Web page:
Publication: Eurasia Daily Monitor Volume: 4 Issue: 59

Amid great fanfare, Russian President Vladimir Putin, Greek Prime Minister Costas Karamanlis, and Bulgarian Prime Minister Sergei Stanishev assembled in Athens on March 15 to initial an agreement on a $1.25 billion, 173-mile-long pipeline running from Bulgaria’s Black Sea Burgas port to Greece’s Adriatic port of Alexandropolis (Southeast European Times, March 19).

The line, 15 years in the planning, is scheduled for completion in 2009. When it begins operating at full capacity, the pipeline will transit 35 million tons annually, or 700,000 barrels, of Russian and Kazakh oil to Western markets each day. The pipeline is the second massive engineering project to unlock post-Soviet hydrocarbon riches and contrasts favorably with the 1,092-mile-long, $3.6 billion Baku-Tbilisi-Ceyhan pipeline, inaugurated last year, which snakes from the Caspian to its terminus in Turkey’s Ceyhan Mediterranean port.

The Burgas-Alexandropolis pipeline will be constructed with the potential to carry up to 50 million barrels per year. The pipeline represents yet another setback for Turkey in its efforts to position itself as a European “energy hub.”

For Turkey, the Burgas-Alexandropolis pipeline is a mixed blessing. On the positive side, it will relieve tanker traffic in the Turkish Straits by reducing the number of vessels coming from Russia’s Black Sea port of Novorossiysk loaded with Russian and Kazakh crude. Turkey has repeatedly complained about the rising volume of maritime traffic, to little avail, as unrestricted merchantmen access is guaranteed under the 1936 Montreaux Convention. The pipeline also puts paid a Turkish alternative proposed to Russia, a pipeline running north from its Black Sea Samsun port to Ceyhan. But with the Burgas-Alexandropolis project ready to launch, Turkey was unable to secure Russian interest and funding for its alternative (Zaman, March 16).

The Bosporus is now the world’s busiest maritime strait; only the Straits of Malacca have a higher volume of traffic. The Bosporus and its southern Dardanelles neighbors now carry three times the traffic of the Suez Canal, according to Turkish maritime authorities, with tankers of 200,000 tons or more transiting the Bosporus every 10-20 minutes (Zaman, March 19). The passage poses significant environmental and safety risks to Istanbul, whose population makes it one of Europe’s largest cities, and unique in that no other European city has volatile cargo transiting through each day. In 2006 more than 36,000 vessels transited the Turkish Straits, with tankers carrying over 140 million tons of oil. While Ankara would desperately love to lessen this maritime burden, the ideal world would include revenue-sharing pipelines across Turkish territory, and the Burgas-Alexandropolis pipeline is yet another rude awakening from that dream.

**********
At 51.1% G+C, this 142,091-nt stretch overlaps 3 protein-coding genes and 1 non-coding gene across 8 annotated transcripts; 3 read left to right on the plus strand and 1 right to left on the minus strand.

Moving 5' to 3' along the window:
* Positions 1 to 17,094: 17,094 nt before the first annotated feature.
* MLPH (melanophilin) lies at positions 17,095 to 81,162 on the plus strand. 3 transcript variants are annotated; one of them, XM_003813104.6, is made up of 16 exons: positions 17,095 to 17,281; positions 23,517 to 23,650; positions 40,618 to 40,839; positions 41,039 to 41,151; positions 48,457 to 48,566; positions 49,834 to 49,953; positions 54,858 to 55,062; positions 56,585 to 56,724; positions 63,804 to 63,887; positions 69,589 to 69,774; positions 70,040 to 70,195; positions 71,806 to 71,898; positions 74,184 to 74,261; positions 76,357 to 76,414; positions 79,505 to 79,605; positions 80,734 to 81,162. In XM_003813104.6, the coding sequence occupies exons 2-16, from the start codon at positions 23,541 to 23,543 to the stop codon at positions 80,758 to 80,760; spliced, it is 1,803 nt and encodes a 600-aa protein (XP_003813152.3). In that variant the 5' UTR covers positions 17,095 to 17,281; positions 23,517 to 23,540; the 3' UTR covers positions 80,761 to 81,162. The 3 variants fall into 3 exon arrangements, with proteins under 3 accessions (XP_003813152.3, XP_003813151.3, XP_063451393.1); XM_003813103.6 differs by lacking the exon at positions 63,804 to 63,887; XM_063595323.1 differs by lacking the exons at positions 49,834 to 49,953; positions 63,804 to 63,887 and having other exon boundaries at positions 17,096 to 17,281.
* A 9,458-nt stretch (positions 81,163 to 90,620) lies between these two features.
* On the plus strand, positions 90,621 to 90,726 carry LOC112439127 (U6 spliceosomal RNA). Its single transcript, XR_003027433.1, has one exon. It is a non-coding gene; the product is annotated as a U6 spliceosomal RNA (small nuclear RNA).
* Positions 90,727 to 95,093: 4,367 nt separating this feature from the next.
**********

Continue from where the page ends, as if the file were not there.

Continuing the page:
The pipeline’s consequences extend beyond enriching the EU transit countries to raising troubling questions about Europe’s growing dependency on Russian energy exports. Moscow already provides one-third of Europe’s oil and 40% of its natural gas. Analysts note nervously that a consortium of state-owned Russian companies will hold 51% of the new line, including Gazprom, Rosneft, and pipeline monopoly operator Transneft, with the remainder of the equity divided between Bulgaria and Greece. Since 2005 Putin visited Greece twice to move the project along and was not above a little political arm-twisting, warning Greece and Bulgaria in February that Russia would develop alternative routes if a final pipeline agreement was quickly concluded. Turkey is already dependent on Russian natural gas, importing 67% of its needs via the undersea Black Sea Blue Stream pipeline (Turkish Daily News, March 9). Turkey had hoped to interest Russia in a “Blue Stream 2” natural gas pipeline that would have bypassed Ukraine, but the project seems dead in the water. The 743-mile-long, $3.2 billion Blue Stream pipeline, opened in 2005, was contracted to provide Turkey with 8 billion cubic meters of gas in 2006. Blue Stream, along with other trade ventures, produced $20 billion in bilateral Russian-Turkish trade last year, making Russia now Turkey’s biggest trading partner and making Turkey Russia’s third-largest natural gas consumer.

This dependency, coupled with the picture of Russia repeatedly interfering with energy supplies to Eastern Europe and former Soviet republics to exert political pressure, has caused Ankara to seek out alternative sources of energy, most notably Turkmenistan. When Turkmenistan’s leader Saparmurat Niyazov died unexpectedly on December 21, 2006, Turkey sent a high-powered delegation, headed by Turkish Prime Minister Recep Tayyip Erdogan, who also attended the February 14 inauguration of Niyazov’s successor, Gurbanguly Berdimukhamedov in Ashgabat. Washington is less than enchanted by Turkish efforts to reach out to Iran for natural gas supplies as well.

The picture is not entirely bleak for Ankara however, as in 2008 a Turkish-Greek-Italian pipeline pumping natural gas from the Caspian Sea and the Middle East to Europe is projected to begin operations. Geography is immutable, and countries seeking to exploit Caspian resources in an increasingly volatile world, especially the EU member states currently considering Turkey’s application to join the 25-state grouping, should come to see Turkey’s stability as a reliable energy transit corridor an asset in an increasingly fractious part of the globe.